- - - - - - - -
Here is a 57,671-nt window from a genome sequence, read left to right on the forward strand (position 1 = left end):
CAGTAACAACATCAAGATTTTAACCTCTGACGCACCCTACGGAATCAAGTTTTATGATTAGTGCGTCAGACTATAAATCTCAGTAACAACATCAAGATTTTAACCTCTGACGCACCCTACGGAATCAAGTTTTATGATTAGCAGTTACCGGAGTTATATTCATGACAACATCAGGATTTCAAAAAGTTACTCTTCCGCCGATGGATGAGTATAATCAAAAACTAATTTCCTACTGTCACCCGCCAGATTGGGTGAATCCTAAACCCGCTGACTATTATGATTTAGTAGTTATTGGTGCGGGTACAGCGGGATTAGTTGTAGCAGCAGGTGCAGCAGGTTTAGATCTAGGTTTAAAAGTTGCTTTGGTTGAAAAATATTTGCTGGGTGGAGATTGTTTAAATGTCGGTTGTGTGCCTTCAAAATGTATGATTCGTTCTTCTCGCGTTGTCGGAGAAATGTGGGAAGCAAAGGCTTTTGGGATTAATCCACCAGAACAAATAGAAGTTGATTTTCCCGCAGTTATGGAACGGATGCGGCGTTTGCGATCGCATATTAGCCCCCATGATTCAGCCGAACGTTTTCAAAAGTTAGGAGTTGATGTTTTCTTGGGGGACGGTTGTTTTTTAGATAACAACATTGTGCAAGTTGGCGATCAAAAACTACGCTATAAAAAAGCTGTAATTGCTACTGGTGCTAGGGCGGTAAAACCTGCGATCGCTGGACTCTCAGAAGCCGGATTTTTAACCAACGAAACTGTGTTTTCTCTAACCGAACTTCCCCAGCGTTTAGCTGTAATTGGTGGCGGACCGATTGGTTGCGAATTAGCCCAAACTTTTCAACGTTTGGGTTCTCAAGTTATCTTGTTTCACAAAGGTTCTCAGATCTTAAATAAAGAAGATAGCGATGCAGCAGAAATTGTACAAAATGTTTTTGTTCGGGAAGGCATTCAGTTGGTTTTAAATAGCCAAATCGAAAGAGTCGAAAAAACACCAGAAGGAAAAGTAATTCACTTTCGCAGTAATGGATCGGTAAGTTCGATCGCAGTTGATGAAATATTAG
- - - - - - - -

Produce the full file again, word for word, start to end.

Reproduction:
Here is a 57,671-nt window from a genome sequence, read left to right on the forward strand (position 1 = left end):
CAGTAACAACATCAAGATTTTAACCTCTGACGCACCCTACGGAATCAAGTTTTATGATTAGTGCGTCAGACTATAAATCTCAGTAACAACATCAAGATTTTAACCTCTGACGCACCCTACGGAATCAAGTTTTATGATTAGCAGTTACCGGAGTTATATTCATGACAACATCAGGATTTCAAAAAGTTACTCTTCCGCCGATGGATGAGTATAATCAAAAACTAATTTCCTACTGTCACCCGCCAGATTGGGTGAATCCTAAACCCGCTGACTATTATGATTTAGTAGTTATTGGTGCGGGTACAGCGGGATTAGTTGTAGCAGCAGGTGCAGCAGGTTTAGATCTAGGTTTAAAAGTTGCTTTGGTTGAAAAATATTTGCTGGGTGGAGATTGTTTAAATGTCGGTTGTGTGCCTTCAAAATGTATGATTCGTTCTTCTCGCGTTGTCGGAGAAATGTGGGAAGCAAAGGCTTTTGGGATTAATCCACCAGAACAAATAGAAGTTGATTTTCCCGCAGTTATGGAACGGATGCGGCGTTTGCGATCGCATATTAGCCCCCATGATTCAGCCGAACGTTTTCAAAAGTTAGGAGTTGATGTTTTCTTGGGGGACGGTTGTTTTTTAGATAACAACATTGTGCAAGTTGGCGATCAAAAACTACGCTATAAAAAAGCTGTAATTGCTACTGGTGCTAGGGCGGTAAAACCTGCGATCGCTGGACTCTCAGAAGCCGGATTTTTAACCAACGAAACTGTGTTTTCTCTAACCGAACTTCCCCAGCGTTTAGCTGTAATTGGTGGCGGACCGATTGGTTGCGAATTAGCCCAAACTTTTCAACGTTTGGGTTCTCAAGTTATCTTGTTTCACAAAGGTTCTCAGATCTTAAATAAAGAAGATAGCGATGCAGCAGAAATTGTACAAAATGTTTTTGTTCGGGAAGGCATTCAGTTGGTTTTAAATAGCCAAATCGAAAGAGTCGAAAAAACACCAGAAGGAAAAGTAATTCACTTTCGCAGTAATGGATCGGTAAGTTCGATCGCAGTTGATGAAATATTAG